New major collaborations in data sharing will help to discover new genes or variants in ALSFrom the start of Project MinE it was anticipated that DNA profiles from external controls would become available in the near future. These “external” control data are important, because it helps to increase the likelihood of finding specific genes or variants that are relevant in ALS. Project MinE has now been able to start important collaborations in data sharing to include external control data sets.

Sequencing genomes is very costly and because the whole genome is investigated at once, we need many samples to be able to find relevant differences between ALS and control participants. Sharing genetic data is therefore absolutely critical to make progress in the field of genomics, because the external control data can be integrated without additional sequencing costs.

There are many great genomics initiatives around the globe that have large sets of control data and are now collaborating with Project MinE. Recently, Project MinE started a new collaboration with TOPmed, a program by the National Heart, Lung and Blood institute in the USA that has made more than 10,000 genomes available. Project MinE has now been granted access to these highly valuable data. Another 1,600 genomes, including ALS participants, have become available through collaboration with New York Genome Center’s ALS consortium.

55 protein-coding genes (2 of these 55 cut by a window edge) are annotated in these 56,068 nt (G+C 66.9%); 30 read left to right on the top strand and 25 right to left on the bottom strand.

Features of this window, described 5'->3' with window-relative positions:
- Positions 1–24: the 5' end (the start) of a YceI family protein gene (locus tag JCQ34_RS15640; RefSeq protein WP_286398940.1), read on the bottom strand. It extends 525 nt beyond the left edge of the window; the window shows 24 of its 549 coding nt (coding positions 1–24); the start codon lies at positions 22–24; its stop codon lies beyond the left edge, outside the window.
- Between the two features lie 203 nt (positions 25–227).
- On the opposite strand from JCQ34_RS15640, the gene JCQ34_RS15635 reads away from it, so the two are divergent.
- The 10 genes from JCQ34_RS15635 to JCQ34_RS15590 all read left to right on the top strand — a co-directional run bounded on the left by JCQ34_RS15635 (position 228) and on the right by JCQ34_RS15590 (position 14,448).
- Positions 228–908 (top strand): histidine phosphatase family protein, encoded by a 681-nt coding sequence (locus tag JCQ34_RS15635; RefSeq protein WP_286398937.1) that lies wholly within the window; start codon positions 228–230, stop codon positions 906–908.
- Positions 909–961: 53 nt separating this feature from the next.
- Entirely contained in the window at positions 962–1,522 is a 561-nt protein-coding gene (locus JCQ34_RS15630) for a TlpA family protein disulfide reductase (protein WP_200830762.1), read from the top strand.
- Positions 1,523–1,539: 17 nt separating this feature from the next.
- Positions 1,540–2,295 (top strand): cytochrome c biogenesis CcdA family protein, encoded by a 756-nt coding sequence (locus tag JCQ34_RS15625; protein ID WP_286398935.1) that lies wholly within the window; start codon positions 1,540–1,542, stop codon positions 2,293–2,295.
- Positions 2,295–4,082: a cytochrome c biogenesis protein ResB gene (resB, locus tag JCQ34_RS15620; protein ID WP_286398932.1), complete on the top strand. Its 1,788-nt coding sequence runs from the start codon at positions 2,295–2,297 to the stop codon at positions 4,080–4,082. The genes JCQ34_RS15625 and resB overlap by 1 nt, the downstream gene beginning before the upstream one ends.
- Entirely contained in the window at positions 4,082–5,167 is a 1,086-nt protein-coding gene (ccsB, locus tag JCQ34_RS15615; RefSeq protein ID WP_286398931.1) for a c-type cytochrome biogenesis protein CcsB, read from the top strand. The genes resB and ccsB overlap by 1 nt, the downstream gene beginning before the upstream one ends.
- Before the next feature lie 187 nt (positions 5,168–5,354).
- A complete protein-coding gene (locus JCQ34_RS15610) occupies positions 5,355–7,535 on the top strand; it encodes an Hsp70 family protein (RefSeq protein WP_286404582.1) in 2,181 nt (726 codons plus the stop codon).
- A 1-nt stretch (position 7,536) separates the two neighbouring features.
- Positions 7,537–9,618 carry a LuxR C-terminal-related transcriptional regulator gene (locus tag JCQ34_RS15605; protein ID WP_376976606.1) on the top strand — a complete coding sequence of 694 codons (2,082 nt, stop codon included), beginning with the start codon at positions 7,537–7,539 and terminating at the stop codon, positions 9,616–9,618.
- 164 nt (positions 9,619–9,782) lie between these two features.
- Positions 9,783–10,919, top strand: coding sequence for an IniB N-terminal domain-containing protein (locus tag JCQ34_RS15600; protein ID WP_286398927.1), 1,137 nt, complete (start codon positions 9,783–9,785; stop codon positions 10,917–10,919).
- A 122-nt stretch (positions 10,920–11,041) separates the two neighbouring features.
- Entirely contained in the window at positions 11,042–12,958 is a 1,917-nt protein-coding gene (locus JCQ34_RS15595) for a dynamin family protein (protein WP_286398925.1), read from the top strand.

These two examples also illustrate why Project MinE’s goal of whole genome sequencing 22,500 participants is more relevant than ever. Through sharing data, we are not only working towards solving ALS, but Project MinE also contributes to solving other diseases.

The approval of these data sharing requests is a major milestone for Project MinE. However, the non-trivial task of storage and computation remains. Our current estimates indicate that the total volume of data will exceed 2,000 terabytes before the end of 2018. An enormous amount of very valuable big data that will ultimately help to continue to discover more genes that play a role in ALS.

Accumulating, storing and analyzing these enormous amounts of data is very costly and is only possible because of the many donations and contributions made to this important project. We are looking forward to further scaling up the Project MinE dataset and will continue to both request and share data with other initiatives. By continuing to collaborate, we both benefit from and contribute to a host of research initiatives and continue pave the way for novel gene discoveries.